Helper API Security
This topic describes security issues associated with XMLHTTP and ServerXMLHTTP. In addition, it provides some guidance for mitigating security exposure.
The following sections provide information about Helper API security, with an emphasis on XMLHTTP.
Use XMLHTTP Only on the Client
XMLHTTP should only be used on the client. Because XMLHTTP is marked safe for scripting, you call XMLHTTP from a script that is executed in the client-side Internet browser. Remember, you can use XMLHTTP and ServerXMLHTTP in any arbitrary script, inside or outside the browser. XMLHTTP is not safe for server-side implementation. Using XMLHTTP on the server means that you would use XMLHTTP via JScript, VBScript, C++, ASP, or ASP.NET. XMLHTTP is not thread-safe - it doesn't work for multi-threaded scenarios. If you use XMLHTTP, you will not receive an error, but your script may not perform properly. If you need XMLHTTP functionality on the server, you should use ServerXMLHTTP, not XMLHTTP.
XMLHTTP Uses Cached Credentials
XMLHTTP uses cached credentials if the user does not provide new credentials for every open method call in scenarios where specific credentials are used. Kiosk-style applications using XMLHTTP for multiple users that share a single login should always ensure that they terminate the Internet Explorer process when a user finishes a session. Furthermore, kiosk-style applications should never display the address bar as part of the application.
Set the Site Object to Prevent Cross-Site and Cross-Domain Attacks
When using XMLHTTP outside of Internet Explorer, it is important to set the Site object to prevent cross-site and cross-domain access on calls to the open Method (IXMLHTTPRequest). If the Site object is set, on redirects the redirect target is automatically checked against the initial Open request, and the standard cross-zone and cross-domain checks are applied.
In Internet Explorer scripting scenarios, the Site is set by Internet Explorer.
Validate the URL Before Calling Open in XMLHTTP
You should not accept untrusted data to construct a URL when calling the Open method. You should validate the data first, making sure that the user is allowed to enter only approved addresses. This is particularly important in scenarios outside of Internet Explorer when the Site object is not set, where it is up to you to prevent cross-domain and cross-site attacks.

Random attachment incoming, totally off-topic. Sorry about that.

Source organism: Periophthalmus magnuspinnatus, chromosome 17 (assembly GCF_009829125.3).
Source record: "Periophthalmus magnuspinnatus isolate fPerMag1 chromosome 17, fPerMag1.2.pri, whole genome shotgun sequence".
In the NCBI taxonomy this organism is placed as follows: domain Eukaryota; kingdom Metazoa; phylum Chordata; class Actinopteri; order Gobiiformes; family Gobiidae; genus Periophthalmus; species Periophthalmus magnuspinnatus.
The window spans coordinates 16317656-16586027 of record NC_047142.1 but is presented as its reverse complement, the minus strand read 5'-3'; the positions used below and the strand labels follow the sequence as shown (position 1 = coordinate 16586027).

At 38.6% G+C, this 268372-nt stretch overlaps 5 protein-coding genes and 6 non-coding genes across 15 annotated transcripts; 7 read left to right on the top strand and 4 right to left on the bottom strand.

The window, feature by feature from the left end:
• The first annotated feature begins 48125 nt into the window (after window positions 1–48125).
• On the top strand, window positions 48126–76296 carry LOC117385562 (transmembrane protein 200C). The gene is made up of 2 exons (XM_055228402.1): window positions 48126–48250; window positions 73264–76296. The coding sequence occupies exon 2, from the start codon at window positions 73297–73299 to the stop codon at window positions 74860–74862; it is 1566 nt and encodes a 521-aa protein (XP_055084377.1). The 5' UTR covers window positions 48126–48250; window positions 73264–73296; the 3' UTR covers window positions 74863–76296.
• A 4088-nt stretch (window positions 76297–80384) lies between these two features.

Spoofing and Best-Fit Character Attacks
In spoofing attacks, an attacker attempts to craft information that dupes software to accept the information, such as an HTTP request, as coming from a trusted third party. One approach is for the attacker to construct a URL, perhaps using escaped characters, so that it looks like a URL to a trusted site, when in fact it is a URL to a site that has been set up with malicious intent. Another method is to use best-fit character attacks, where higher order characters in a string resource are mapped to lower order characters by certain programming interfaces, either by accident or deliberately. For example, an attacker might submit a URL to a site micrõsoft.com, with the intent that it be interpreted as microsoft.com.
Both types of attacks might be used by an attacker to dupe host identity, probe for string processing vulnerabilities in a system, or as part of a phishing attack. A phishing attack is one where an attacker pretends to be from a trusted source. Typically, it involves an attempt to fool the user into entering user names, passwords, and other private information.
XMLHTTP and ServerXMLHTTP do not validate string input, including the HTTP Verb and URL, submitted in the Open() method call. If your application completely controls the URLs which are passed to XMLHTTP or ServerXMLHTTP methods, including request headers and query string, you might not be vulnerable to this class of attacks. You are vulnerable if you permit URLs or portions of URLs from an untrusted source, including user input.